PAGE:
We also saw several outcroppings covered with stellar sea lions, and even saw one sea lion using another sea lion as a pillow, lying completely on top of another one as they rested on the rocks. These sea lions are larger and lighter in color than the sea lions in California, and they were a beautiful creamy brown color.

There were several “bait balls” of herring/crill/etc. in the water today, and at one of them we saw lots of birds feeding and then a big treat: 2 humpback whales! A mom and her calf were also feeding there, with the mother hanging out just below the surface of the water skim feeding, and the calf making occasional lunges with its mouth up and out of the water. We stayed for a while and watched them feed from the port side of the boat, around the front of the boat, and then make a curiosity pass 5 FEET FROM THE BOAT (!!) on the starboard side, before continuing to feed behind the boat. Essentially they swam in a big circle around us as the motors were killed on our boat and we just floated there, watching. It was amazing to see, and a closer sighting of whales than we had ever seen in our previous 3 whale watching tours on either coast of the US. They never breached nor did we see the flukes of their tails, so there isn’t much in the way of photographs of this encounter, but it was amazing, even with the rain!

Next we saw a mother sea otter and her baby, swimming around the edge of one of the islands. So cute! And of course, lots of orange and purple sea stars (starfish) along the edges as well. We also saw several Dall’s porpoises, which look like small orca whales, but they were too busy feeding to be sociable today, sadly. However, we learned that they are the 2nd-fastest mammal in the ocean, behind their cousins the orca whales. Didn’t know that!

We cruised up one fjord to sit near the Aialik Glacier (pronounced “eye-ALL-ick”) to watch it calve ice into the water, and were not disappointed. On the way to where the glacier meets the water, we encountered a river of ice. The captain had to swerve, slow, and sometimes stop the boat in order to navigate through the chunks of ice in the water, the result of calving. We heard lots of thunks as the hulls hit pieces of ice, but made it through without a Titanic experience! šŸ™‚

The glacier was really cool to see! We have some videos of it on our Facebook page, and it was sobering to me to realize that what we were looking at was 1.5 miles across from left to right, and extended nearly 3 miles back up to the Harding Ice Field (scroll down to the bottom), where it originates as one of several glaciers from that ice field. Oh, and here’s another quick piece of trivia for you: The Kenai Peninsula is almost 75% covered with glacial ice. The glacier was really, really blue (the captain said it appears more blue on overcast days), with some parts of a deep sapphire color, and the bulk of it a robin’s egg blue. Of course, the ice really isn’t blue. It’s just the result of refracted light, etc.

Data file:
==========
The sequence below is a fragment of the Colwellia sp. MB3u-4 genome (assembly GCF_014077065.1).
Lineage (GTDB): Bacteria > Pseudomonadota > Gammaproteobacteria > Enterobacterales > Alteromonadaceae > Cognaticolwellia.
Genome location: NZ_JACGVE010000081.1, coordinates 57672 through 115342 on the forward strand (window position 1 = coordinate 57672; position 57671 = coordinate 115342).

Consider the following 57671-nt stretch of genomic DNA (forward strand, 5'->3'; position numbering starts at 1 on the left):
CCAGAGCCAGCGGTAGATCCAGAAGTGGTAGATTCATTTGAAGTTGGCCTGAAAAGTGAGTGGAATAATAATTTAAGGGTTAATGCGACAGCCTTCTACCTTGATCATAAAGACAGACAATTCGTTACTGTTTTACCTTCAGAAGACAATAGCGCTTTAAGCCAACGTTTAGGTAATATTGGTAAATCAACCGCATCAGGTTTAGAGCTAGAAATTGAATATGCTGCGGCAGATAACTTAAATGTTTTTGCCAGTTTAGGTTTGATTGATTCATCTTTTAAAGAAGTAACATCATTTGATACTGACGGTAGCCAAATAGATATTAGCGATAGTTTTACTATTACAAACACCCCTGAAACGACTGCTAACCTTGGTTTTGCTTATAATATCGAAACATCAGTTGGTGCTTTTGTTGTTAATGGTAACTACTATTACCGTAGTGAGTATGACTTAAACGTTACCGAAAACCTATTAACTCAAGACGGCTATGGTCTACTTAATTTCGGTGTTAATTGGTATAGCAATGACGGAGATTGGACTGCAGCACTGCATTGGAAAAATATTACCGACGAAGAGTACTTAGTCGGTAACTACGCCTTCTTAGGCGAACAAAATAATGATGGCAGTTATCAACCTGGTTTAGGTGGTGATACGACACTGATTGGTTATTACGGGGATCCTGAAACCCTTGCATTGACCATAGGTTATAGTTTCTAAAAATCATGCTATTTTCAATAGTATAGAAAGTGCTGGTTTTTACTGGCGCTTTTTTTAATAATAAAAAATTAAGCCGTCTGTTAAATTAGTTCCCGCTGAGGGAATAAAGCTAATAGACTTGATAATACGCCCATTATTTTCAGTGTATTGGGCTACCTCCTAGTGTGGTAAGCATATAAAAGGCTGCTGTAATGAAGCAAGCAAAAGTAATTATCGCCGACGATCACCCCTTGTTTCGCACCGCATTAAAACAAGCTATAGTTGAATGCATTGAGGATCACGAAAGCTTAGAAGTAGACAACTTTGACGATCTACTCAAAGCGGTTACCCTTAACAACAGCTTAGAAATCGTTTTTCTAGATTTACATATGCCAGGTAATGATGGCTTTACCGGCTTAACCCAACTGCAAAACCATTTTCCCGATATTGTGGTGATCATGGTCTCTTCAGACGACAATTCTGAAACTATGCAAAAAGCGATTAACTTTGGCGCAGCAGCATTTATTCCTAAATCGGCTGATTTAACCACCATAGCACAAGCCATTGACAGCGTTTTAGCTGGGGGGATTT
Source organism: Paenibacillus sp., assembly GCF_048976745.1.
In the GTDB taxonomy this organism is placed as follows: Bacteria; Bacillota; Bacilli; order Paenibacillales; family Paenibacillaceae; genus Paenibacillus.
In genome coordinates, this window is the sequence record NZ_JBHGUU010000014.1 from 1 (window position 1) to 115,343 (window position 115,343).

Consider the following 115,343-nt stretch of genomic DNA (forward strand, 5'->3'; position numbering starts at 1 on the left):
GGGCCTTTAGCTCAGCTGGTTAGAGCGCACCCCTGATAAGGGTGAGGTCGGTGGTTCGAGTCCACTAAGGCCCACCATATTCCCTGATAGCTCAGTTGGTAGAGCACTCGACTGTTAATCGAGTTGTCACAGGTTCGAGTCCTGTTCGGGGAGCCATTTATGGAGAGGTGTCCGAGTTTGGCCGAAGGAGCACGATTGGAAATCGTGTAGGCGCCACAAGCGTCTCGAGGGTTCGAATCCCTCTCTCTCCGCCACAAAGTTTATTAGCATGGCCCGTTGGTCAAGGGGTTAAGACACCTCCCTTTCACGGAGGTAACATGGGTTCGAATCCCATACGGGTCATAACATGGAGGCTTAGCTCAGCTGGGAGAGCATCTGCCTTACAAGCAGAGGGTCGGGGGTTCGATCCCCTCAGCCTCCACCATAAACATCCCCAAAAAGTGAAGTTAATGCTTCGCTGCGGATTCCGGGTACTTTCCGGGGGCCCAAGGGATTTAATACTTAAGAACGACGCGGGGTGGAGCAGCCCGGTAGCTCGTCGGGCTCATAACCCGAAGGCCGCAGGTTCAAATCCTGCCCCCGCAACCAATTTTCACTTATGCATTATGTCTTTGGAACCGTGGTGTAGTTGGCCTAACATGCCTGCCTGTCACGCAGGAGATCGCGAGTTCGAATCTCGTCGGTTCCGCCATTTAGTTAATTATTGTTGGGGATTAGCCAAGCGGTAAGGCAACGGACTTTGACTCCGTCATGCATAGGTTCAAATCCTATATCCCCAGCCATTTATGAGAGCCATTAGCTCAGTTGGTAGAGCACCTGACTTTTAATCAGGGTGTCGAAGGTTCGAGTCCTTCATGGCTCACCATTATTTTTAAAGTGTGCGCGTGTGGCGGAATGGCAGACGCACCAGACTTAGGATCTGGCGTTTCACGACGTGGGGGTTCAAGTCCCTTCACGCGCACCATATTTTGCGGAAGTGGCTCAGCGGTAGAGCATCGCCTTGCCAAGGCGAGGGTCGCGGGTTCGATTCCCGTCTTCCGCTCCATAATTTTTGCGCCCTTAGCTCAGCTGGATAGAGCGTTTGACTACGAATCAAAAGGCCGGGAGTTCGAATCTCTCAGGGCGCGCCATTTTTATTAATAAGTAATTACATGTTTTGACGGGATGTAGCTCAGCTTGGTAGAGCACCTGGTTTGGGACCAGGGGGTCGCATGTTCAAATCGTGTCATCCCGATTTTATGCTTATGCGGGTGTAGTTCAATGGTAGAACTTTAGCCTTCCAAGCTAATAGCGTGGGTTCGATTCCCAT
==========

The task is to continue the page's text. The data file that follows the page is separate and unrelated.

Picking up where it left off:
In the approximately 40 minutes we spent parked about 1/4 mile from the glacier (which seemed MUCH closer), we saw several small chunks break off and fall into the water, each with its own peal of thunder, and then, just before we were going to have to pull away to travel back toward Seward, a really large chunk broke off and slid down into the water. The roar was amazing! Oh, and we spotted a harbor seal hanging out beside a large chunk of ice in the water near the glacier as well!

At that point, we had only about 2 hours of time left in the cruise, which was about how far away we were from Seward, so we began traveling back. Suddenly, the captain announced that the 2-3 other vessels that were also out giving tours had discovered a “once-in-a-lifetime, National Geographic moment” taking place nearby. We headed over to join 2 other boats and observed from a distance at least 6 transient orca whales feeding on a porpoise they had killed earlier in the day. These transient orcas are not part of a family pod, they basically are a hunting party, as the captain described it, and he said he had only ever seen this type of activity 2 times before, and we were all hanging over the rails trying to see and photograph the fins and occasional rolls in the distance. I happened to look up to the upper level of the boat while this was happening and thought it was funny to see everyone focused on the same thing, which is why that picture is included below. šŸ™‚

We sat across the table from an extremely nice and interesting couple from Chicago, Mike & Linda O’Brien, and had a great time visiting with these like-minded travelers! Upon returning to Seward (still raining!) we returned our rental binoculars and caught the shuttle back to the Ridgeline and our puppy, who had camped out there during the cruise, and drove the remaining 3.5 hours back to Wasilla and “home.”

Tomorrow we intend to go halfway back to Seward again, this time to visit the Alaska Wildlife Conservation Center, where we are told that we can photograph most of Alaska’s birds and animals in their natural environments, even without professional equipment like a long lens. Yay! So…recharging batteries tonight and looking forward to sharing pictures of moose, bear, common murres, elk, caribou, and more! Fingers crossed it won’t rain!

Ok. That’s it for today. Happy Sunday!

by candy

show hide 4 comments

08.08.2010 - 7:10 am

Cassie Wow! Sounds and looks like an amazing day!

08.08.2010 - 7:11 am

Joy Wow! Sounds like you had an amazing day! Sure glad Tim woke you up-those lake views are stunning!!!!!! And the otters are just too cute. Thanks for the photos!

08.08.2010 - 12:08 pm

candy Thanks Cassie & Joy! We had fun, despite the rain!